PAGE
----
She Makes One Hell of a Wicked Witch

by Peter Kovochich

When the news­pa­per girl start­ed get­ting weird, when she start­ed talk­ing about meet­ing the wiz­ard and killing the witch, Ray decid­ed it was time to can­cel his sub­scrip­tion. The paper kept com­ing, though, so he had to say some­thing to the girl. He stood out on the front porch and wait­ed for her. She had some friends with her this after­noon, peo­ple in cos­tumes. He watched them walk up and down his neighbor’s walk­ways: the girl, a scare­crow, a lion, and, yes, a tin man. Seemed the only thing miss­ing was a lit­tle dog. Then he spot­ted a tiny head of fur pok­ing out from the car­ri­er bag. He met the gang out at the sidewalk. 

“I’m not sup­posed to get the paper anymore,” he told the girl. Her ten­nis shoes were ruby red. Maybe the rest of her cos­tume was still under construction.

“Yes, I’m aware that you cancelled,” she said. “And I’m assum­ing that you’ll change your mind about that.” Then she held out the day’s bun­dled paper. “In the mean­time, the paper is on me.”

“No thanks, really,” he said, notic­ing the lit­tle dog watch­ing him from down inside the bag. “I just don’t have time to read it anymore.”

“I don’t believe that,” the girl said, still hold­ing out the paper. This girl couldn’t have been old­er than four­teen. “Everyone has time to read the paper.”

“Not me.”

There was a silence then, the girl and her cos­tumed friends sim­ply star­ing at him. Then, very qui­et­ly, the guy who was sup­posed to be the lion start­ed to growl. The girl glanced over. “Hush,” she said. She turned back to Ray and gave him an embar­rassed smile. She low­ered her arm. “Tell you what … You think about it while we fin­ish the route, and then we’ll come back.”

He just want­ed them gone, so he gave a lit­tle shrug and went inside and he didn’t answer the door when they came back a half hour lat­er. They left the paper inside the storm door. Lat­er that night, he called the paper’s busi­ness office. 

“I’ve can­celled, but the girl won’t stop delivering,” he said.

“Well, you’re no longer being charged,” the lady on the line said to him.

“But I don’t want the paper anymore.”

“You’re not being charged. If she wants to give you a paper, then just throw it out. She’ll stop eventually.”

“She’s walk­ing around with the cast of the Wiz­ard of Oz!”

That didn’t get him a reply, and the con­ver­sa­tion end­ed. The girl came alone the fol­low­ing day. He locked his storm door and she left the paper on the porch. The day after that was a Sat­ur­day, and the char­ac­ters were with her again. He wait­ed for them to fin­ish his block before going around and ask­ing the neigh­bors what they thought. The gen­er­al con­sen­sus was that the girl was young, a bit eccen­tric, and prob­a­bly look­ing for atten­tion. But oth­er­wise no one seemed to care, as long as they got their paper every night. There were big­ger things out there to wor­ry about. You only need­ed to read a page or two of your paper to see that.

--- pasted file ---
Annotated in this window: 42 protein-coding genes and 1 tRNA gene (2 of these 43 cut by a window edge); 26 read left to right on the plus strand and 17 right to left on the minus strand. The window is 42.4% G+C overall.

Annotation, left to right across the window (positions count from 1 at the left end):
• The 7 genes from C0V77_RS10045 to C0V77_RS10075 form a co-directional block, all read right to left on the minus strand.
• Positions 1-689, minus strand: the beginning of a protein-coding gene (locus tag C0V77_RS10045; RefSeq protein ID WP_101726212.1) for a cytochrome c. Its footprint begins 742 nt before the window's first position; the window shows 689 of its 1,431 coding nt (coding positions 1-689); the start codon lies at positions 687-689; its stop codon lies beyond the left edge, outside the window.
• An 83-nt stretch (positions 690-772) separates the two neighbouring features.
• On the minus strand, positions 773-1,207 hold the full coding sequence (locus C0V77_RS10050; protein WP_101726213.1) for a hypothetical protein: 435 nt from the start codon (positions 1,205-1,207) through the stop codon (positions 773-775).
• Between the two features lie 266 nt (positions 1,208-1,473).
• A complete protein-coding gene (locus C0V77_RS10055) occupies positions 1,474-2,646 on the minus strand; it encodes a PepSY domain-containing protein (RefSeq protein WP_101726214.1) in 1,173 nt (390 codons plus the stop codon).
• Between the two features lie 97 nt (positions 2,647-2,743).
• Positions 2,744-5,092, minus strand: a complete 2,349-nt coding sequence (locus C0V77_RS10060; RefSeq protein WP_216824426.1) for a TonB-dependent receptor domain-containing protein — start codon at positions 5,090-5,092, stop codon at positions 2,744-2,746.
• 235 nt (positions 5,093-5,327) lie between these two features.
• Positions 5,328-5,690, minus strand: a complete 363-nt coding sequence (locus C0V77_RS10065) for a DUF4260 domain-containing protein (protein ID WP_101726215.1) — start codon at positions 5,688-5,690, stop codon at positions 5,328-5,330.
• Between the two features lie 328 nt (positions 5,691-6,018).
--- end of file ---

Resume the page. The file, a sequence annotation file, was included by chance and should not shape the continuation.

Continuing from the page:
“Call the paper back and re-subscribe,” one elder­ly lady advised from her back­yard gar­den. “You shouldn’t make that girl pay for your paper.”

“But I didn’t ask for her to pay it,” Ray said. “I don’t want it anymore.”
“It sounds like you were just fine with your paper until she start­ed com­ing around with her friends.”

Ray was done here; no one seemed to get it. He heard the fat Sun­day paper flop against his door ear­ly the next morn­ing. He kept the sports and the clas­si­fieds and threw out the rest. The next day he decid­ed he would track her route, fol­low­ing at a dis­tance. He was pret­ty cer­tain she start­ed some­where two or three blocks south, then mean­dered east and north. He tried to think of the best way to fol­low her with­out look­ing too sus­pi­cious. Hard to pull off, though, in this neigh­bor­hood. Faces leered from win­dows. The ones who rec­og­nized him all waved; those who didn’t just watched him all the way down their block. He’d have thought they’d all be too busy read­ing their damn papers to notice any­thing else going on. 

He spot­ted the girl and her gang near the end of her route, where the neigh­bor­hood trick­led away into a wood­ed reserve. There, he thought. The woods. He could hide out there the next after­noon and watch them. See what they were up to. 

The next day, he took off ear­ly from work and drove to the far side of the reserve, where he parked and then walked back toward the neigh­bor­hood. Found a nice place to watch from, a cozy patch of soft ground shield­ed by pine scrub. They came around their last turn lat­er than the pre­vi­ous evening, down that last stretch of homes on just one side of the block. Skip­ping and bounc­ing along, arms locked togeth­er just like in that stu­pid movie. Even the girl was in cos­tume today. Blue and white checked dress and hair done up in pigtails.